Wave If You’re Really There
Like all the best bands from Liverpool, Wave Machines have done it their own way.
There’s no need for Beatles, La’s or Coral comparisons here, because the masked four-piece don’t sound like them, but they do capture the city’s riotous nightlife and hotchpotch landscape as well as anyone. Perhaps unsurprising, when you learn that they recorded this collection of lo-fi, slow-burning odd disco in St Brides Church, with a view of the Mersey and both cathedrals.
Previous single ‘I Go I Go I Go’ and second track ‘Carry Me Back To My House’ are the songs that could give Wave Machines a summer hit - the former all springy and La Roux-80s revival; the latter starry-eyed ‘Hot Fuss’ indie-disco with Royal Albert Hall-bound choruses. But it’s elsewhere that ‘Wave If You’re Really There’ reveals its hidden charms and nervous ticks, like ‘The Warning’ by Hot Chip or Friendly Fires’ self-titled debut, this is an dance record full of idiosyncrasies and a lot of heart.
There’s ‘You Say The Stupidest Things’ and its plinky-plonky keys and hazy organ; the soulful ‘Greatest Escape We Ever Made’; and ‘Keep The Lights On’s’ bass-heavy glittery funk, with singer Tim Bruzon sounding like Scissor Sister’s Jake Shears; or ‘The Line’ - a playful update on ‘You Can Call Me Al’. They’ll make you dance, but it’s when Wave Machines slow down that they really move you.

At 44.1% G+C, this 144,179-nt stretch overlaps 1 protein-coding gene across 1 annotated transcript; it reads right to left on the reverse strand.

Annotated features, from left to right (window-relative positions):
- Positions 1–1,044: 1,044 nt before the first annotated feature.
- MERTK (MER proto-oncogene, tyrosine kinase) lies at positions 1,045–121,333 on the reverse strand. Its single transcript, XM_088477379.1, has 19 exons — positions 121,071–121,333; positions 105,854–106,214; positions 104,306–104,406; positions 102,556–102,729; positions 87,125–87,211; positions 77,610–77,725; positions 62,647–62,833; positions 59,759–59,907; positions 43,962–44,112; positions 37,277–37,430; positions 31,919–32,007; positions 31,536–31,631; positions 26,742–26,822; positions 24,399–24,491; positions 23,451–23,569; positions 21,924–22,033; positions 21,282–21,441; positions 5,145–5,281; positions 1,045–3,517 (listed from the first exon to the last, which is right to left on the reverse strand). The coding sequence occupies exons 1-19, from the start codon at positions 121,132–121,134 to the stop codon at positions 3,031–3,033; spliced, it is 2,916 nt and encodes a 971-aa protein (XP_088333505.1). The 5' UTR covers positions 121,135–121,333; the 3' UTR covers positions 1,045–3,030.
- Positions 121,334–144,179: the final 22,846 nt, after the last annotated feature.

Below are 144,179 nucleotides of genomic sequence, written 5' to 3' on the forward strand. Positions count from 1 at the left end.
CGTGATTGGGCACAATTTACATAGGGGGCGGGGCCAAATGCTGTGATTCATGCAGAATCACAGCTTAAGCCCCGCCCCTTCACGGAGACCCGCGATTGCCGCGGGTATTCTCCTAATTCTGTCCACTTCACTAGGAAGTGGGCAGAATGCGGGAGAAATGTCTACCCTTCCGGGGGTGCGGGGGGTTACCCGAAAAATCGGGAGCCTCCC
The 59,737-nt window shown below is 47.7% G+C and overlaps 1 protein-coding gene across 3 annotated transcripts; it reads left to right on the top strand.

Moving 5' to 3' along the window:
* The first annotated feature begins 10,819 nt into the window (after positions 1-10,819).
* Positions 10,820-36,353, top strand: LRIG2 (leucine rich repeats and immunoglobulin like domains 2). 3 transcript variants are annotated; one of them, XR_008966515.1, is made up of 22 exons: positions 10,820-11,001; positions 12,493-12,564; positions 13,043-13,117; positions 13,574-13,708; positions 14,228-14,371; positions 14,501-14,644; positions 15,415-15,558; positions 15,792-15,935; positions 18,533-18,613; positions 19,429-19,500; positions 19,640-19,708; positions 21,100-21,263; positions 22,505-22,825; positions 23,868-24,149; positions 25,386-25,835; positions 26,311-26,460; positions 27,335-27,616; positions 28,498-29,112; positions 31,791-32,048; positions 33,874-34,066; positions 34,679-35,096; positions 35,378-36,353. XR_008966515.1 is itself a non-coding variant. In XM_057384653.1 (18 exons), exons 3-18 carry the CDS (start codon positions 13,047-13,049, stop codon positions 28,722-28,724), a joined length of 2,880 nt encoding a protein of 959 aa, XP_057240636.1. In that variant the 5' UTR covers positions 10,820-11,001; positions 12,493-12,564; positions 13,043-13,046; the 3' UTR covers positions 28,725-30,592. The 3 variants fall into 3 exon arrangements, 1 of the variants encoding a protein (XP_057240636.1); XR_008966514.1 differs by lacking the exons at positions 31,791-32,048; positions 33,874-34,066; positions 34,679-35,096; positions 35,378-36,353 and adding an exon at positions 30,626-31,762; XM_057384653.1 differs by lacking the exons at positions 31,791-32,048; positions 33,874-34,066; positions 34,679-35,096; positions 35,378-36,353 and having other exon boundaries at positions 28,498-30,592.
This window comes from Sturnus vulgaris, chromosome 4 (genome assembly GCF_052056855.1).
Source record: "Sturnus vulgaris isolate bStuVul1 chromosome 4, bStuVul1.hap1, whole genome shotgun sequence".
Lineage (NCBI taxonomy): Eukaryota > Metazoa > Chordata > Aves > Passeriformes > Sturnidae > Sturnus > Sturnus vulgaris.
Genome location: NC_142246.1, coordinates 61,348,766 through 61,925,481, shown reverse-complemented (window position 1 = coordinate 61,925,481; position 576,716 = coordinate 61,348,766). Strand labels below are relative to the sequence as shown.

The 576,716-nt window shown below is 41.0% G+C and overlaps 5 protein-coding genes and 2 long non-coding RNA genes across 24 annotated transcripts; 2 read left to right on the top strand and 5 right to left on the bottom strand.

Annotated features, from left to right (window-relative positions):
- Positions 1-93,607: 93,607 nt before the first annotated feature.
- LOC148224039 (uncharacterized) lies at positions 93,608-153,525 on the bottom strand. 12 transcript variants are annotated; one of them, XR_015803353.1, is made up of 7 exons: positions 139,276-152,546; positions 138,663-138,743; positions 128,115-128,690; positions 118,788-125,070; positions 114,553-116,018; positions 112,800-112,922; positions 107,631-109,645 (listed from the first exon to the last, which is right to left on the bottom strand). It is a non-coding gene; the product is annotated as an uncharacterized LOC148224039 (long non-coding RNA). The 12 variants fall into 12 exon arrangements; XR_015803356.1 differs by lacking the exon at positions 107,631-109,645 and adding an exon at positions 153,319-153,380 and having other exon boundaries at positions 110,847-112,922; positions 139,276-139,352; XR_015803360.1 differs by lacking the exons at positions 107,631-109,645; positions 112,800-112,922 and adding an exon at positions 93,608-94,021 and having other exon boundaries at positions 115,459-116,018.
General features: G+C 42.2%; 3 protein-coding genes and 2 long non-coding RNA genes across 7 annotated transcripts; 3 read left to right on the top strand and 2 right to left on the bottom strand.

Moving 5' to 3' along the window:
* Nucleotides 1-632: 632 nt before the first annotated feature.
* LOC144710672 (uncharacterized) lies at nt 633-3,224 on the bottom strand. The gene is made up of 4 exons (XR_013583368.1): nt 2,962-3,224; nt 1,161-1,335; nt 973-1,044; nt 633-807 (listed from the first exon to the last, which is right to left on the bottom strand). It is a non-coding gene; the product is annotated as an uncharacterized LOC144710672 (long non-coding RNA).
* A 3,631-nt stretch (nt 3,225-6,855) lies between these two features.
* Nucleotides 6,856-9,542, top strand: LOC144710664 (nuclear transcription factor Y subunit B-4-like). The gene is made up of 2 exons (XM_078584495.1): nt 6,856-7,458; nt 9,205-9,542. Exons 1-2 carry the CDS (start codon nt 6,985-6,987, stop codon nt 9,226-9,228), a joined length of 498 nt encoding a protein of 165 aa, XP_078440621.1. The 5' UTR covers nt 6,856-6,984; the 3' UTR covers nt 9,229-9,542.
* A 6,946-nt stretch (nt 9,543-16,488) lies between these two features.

‘Punk Spirit’ is an Americana anthem out of nowhere, like something Jason Lytle or Stephen Malkmus could write, with killer lines like, “Later when you left the room/I whispered, ‘You can fucking die.’” Vidar Norheim’s marching band drums come from his time doing Norwegian national service, but ‘Punk Spirit’ is regal. What they really get, though, is that often the best dance music is about heartbreak, melancholy and loneliness - like Grace’s ‘Not Over Yet’ - and on the title track and the closer, ‘Dead Houses’, Wave Machines stun and move. ‘Wave If You’re Really There’ is sunburnt extended synth drones, deep squelch and - in the title - a heartfelt cry for interaction. While ‘Dead Houses’, about the hundreds of abandoned houses and “faded glories” in Liverpool is so simple - just a buzz, rattling drums, claps and great harmonies. It’s one of the best songs about the city and on its own shows that Liverpool’s still a capital of (sub) culture.